VOIP Bandwidth consumption naturally depends on the codec used.
When calculating bandwidth, one can’t assume that every channel is used all the time. Normal conversation includes a lot of silence, which often means no packets are sent at all. So even if one voice call sets up two 64 Kbit RTP streams over UDP over IP over Ethernet (which adds overhead), the full bandwidth is not used at all times.
A codec that sends a 64kb stream results in a much larger IP network stream. The main cause of the extra bandwidth usage is IP and UDP headers. VoIP sends small packets and so, many times, the headers are actually much larger than the data part of the packet.
IAX2 trunking helps with the IP overhead, but only when you are sending more than 2 or so calls between the same Asterisk servers. John Todd has done some useful practical testing, named IAX2 trunking: codec bandwidth comparison notes and results.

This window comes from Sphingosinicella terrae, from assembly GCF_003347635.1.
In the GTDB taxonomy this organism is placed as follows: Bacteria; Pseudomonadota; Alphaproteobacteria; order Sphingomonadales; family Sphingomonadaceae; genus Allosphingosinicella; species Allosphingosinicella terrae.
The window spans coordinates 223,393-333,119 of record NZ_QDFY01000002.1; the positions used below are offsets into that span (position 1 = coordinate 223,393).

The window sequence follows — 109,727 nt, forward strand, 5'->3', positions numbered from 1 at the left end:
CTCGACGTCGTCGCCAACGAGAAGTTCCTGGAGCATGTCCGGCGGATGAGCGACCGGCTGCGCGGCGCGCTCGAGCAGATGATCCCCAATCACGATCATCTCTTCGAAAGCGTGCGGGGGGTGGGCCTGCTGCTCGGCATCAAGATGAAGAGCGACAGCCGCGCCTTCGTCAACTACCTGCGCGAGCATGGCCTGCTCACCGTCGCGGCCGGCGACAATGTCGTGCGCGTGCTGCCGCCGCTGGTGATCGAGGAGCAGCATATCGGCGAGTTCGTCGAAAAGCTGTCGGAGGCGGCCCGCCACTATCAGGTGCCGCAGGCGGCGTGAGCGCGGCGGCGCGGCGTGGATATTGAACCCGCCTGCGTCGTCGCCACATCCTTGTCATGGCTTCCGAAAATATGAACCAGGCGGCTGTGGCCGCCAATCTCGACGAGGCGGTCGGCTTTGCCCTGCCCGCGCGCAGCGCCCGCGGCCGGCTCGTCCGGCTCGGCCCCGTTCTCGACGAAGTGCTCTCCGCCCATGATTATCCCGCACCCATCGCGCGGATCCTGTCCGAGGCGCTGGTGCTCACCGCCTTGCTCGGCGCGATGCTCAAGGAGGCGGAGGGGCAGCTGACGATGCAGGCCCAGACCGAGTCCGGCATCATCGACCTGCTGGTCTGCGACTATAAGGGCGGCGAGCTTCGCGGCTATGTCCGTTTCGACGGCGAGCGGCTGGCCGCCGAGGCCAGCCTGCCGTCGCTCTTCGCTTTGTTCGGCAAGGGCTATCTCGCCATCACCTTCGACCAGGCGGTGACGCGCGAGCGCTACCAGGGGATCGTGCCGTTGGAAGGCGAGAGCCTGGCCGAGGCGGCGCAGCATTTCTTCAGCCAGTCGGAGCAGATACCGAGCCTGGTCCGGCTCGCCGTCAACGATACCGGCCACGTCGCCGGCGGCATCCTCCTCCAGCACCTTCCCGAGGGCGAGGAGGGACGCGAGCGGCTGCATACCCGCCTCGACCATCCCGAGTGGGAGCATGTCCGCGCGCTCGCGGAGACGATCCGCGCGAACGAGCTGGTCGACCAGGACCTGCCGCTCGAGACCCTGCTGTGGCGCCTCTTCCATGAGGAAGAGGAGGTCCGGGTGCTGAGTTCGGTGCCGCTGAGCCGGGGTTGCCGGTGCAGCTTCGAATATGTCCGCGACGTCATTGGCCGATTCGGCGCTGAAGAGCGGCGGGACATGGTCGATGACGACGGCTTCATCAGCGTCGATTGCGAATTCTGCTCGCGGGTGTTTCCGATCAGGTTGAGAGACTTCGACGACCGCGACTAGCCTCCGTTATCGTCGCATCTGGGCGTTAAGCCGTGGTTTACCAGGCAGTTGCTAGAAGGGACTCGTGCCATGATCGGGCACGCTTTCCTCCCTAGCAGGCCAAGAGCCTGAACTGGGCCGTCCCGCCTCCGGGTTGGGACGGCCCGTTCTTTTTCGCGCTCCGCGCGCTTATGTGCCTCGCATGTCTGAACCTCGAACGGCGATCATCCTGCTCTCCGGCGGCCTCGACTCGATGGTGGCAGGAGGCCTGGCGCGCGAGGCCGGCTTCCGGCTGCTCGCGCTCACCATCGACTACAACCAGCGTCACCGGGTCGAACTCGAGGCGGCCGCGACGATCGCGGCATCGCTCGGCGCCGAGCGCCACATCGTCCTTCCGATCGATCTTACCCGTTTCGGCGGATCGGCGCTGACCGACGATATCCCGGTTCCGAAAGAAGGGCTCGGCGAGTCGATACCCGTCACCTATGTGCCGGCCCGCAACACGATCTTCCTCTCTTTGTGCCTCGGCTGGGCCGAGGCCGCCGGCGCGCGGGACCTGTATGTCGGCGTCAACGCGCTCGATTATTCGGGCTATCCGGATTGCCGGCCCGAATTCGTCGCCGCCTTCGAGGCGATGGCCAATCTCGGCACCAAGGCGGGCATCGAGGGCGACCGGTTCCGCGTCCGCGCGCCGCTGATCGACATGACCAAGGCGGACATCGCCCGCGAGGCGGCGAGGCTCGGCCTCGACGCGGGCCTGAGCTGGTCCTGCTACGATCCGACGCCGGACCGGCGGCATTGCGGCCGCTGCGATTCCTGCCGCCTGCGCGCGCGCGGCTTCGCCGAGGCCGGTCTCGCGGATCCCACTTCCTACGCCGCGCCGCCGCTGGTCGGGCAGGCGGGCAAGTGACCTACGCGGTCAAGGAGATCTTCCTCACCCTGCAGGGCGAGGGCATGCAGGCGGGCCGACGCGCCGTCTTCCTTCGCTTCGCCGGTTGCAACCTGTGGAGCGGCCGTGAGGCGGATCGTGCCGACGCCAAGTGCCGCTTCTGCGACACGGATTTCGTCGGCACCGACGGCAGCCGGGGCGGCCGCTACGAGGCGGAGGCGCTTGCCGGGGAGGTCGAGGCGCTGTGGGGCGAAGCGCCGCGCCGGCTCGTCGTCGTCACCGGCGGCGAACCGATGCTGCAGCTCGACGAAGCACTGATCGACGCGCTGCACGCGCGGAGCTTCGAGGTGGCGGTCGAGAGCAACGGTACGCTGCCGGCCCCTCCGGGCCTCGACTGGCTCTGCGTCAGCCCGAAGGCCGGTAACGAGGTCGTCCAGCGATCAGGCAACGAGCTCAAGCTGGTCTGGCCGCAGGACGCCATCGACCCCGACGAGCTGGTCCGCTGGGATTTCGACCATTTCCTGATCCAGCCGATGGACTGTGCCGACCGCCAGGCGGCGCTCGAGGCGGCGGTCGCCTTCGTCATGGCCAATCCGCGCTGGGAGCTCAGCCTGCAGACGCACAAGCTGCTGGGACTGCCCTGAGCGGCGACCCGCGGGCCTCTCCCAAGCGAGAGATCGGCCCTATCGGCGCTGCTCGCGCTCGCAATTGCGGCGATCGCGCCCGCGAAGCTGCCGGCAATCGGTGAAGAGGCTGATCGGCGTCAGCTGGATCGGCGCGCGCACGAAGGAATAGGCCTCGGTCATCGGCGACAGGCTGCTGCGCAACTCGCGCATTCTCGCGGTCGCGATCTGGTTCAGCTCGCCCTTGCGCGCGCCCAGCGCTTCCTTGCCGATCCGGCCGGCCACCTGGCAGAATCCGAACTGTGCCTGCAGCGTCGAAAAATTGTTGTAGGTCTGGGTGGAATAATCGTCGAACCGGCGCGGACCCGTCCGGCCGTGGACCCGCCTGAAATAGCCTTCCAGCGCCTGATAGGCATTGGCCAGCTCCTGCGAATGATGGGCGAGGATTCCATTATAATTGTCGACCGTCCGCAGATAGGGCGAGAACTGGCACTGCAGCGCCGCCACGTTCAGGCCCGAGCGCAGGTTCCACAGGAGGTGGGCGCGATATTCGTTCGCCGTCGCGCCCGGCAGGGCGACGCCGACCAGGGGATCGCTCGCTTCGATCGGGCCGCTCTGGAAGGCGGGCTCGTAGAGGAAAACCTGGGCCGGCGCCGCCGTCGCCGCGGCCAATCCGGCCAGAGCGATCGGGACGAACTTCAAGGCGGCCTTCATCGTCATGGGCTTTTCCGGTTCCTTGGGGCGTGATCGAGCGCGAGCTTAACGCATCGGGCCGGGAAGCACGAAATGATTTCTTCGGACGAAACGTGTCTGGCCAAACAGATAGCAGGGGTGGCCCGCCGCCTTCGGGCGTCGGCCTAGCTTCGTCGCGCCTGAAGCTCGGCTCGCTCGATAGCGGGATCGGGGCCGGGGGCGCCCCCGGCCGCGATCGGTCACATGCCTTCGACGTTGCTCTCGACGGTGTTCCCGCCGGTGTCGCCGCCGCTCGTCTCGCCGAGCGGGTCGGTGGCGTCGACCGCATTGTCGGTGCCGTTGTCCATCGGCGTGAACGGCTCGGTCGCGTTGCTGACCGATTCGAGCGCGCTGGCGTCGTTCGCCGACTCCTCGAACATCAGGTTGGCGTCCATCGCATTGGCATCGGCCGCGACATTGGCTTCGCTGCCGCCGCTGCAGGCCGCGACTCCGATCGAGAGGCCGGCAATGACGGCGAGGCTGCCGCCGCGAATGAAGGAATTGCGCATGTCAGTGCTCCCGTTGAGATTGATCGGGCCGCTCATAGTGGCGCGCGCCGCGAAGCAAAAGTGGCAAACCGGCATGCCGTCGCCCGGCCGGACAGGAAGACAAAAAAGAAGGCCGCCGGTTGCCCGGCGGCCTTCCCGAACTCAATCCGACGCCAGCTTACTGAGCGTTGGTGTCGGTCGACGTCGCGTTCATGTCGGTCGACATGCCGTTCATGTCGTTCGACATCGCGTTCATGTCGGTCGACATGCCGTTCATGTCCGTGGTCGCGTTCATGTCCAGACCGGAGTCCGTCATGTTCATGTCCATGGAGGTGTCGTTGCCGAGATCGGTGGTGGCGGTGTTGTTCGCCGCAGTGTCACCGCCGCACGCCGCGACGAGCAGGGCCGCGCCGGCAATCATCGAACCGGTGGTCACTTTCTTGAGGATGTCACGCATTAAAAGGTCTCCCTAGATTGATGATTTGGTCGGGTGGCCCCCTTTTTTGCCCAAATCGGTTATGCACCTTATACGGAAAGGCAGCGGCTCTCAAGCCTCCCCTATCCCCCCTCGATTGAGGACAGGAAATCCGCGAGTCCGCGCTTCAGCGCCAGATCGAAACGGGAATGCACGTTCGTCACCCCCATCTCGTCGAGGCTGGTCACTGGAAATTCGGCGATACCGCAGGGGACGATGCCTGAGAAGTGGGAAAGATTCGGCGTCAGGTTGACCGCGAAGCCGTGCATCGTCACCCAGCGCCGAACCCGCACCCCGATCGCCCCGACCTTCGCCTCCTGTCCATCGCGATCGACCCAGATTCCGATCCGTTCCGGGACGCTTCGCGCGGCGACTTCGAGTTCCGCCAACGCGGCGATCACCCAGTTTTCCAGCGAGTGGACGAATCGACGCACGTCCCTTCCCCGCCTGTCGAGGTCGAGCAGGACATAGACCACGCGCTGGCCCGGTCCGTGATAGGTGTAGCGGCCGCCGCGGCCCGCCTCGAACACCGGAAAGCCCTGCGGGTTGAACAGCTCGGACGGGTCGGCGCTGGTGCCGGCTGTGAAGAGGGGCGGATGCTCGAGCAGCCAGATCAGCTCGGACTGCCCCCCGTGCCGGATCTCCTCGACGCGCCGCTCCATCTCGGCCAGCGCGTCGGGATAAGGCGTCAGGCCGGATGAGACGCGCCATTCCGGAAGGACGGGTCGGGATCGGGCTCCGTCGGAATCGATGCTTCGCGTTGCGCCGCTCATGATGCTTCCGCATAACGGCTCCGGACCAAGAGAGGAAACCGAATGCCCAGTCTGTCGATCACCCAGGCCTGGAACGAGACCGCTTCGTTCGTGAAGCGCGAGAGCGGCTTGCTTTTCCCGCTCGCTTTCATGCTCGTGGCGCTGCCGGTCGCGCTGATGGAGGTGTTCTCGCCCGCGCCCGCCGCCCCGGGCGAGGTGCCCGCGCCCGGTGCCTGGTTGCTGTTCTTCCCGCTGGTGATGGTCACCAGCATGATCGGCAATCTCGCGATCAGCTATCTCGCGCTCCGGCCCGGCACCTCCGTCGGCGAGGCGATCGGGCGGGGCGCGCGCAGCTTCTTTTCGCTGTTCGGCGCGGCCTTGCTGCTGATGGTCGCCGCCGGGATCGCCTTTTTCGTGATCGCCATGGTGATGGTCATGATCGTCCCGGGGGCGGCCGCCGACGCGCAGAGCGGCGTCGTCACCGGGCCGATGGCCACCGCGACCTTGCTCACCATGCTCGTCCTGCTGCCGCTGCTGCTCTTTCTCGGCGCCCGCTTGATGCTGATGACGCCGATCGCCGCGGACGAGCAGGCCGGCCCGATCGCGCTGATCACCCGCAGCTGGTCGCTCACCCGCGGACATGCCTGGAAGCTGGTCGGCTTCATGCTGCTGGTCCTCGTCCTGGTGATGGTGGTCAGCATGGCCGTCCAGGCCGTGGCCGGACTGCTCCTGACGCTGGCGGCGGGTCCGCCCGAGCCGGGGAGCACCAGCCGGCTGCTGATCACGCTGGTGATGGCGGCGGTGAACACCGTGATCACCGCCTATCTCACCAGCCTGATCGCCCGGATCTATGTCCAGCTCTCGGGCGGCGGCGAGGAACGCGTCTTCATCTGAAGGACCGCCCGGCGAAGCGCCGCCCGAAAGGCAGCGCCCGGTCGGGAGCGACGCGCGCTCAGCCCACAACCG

The bandwidth used depends also on the datalink (layer2) protocols. Several things influence the bandwidth used, payload size, ATM cell headers, VPN headers, use of header compression and IAX2 Trunked. You can see the influence of some of this factors using the Asteriskguide bandwidth calculator.
Teracall has the table which shows how the codec’s theoretical bandwidth usage expands with UDP/IP headers:
Codec BR NEB
G.711 64 Kbps 87.2 Kbps
G.729 8 Kbps 31.2 Kbps
G.723.1 6.4 Kbps 21.9 Kbps
G.723.1 5.3 Kbps 20.8 Kbps
G.726 32 Kbps 55.2 Kbps
G.726 24 Kbps 47.2 Kbps
G.728 16 Kbps 31.5 Kbps
iLBC 15 Kbps 27.7 Kbps
BR = Bit rate
NEB = Nominal Ethernet Bandwidth (one direction)
finally, they will find good VOIP Bandwidth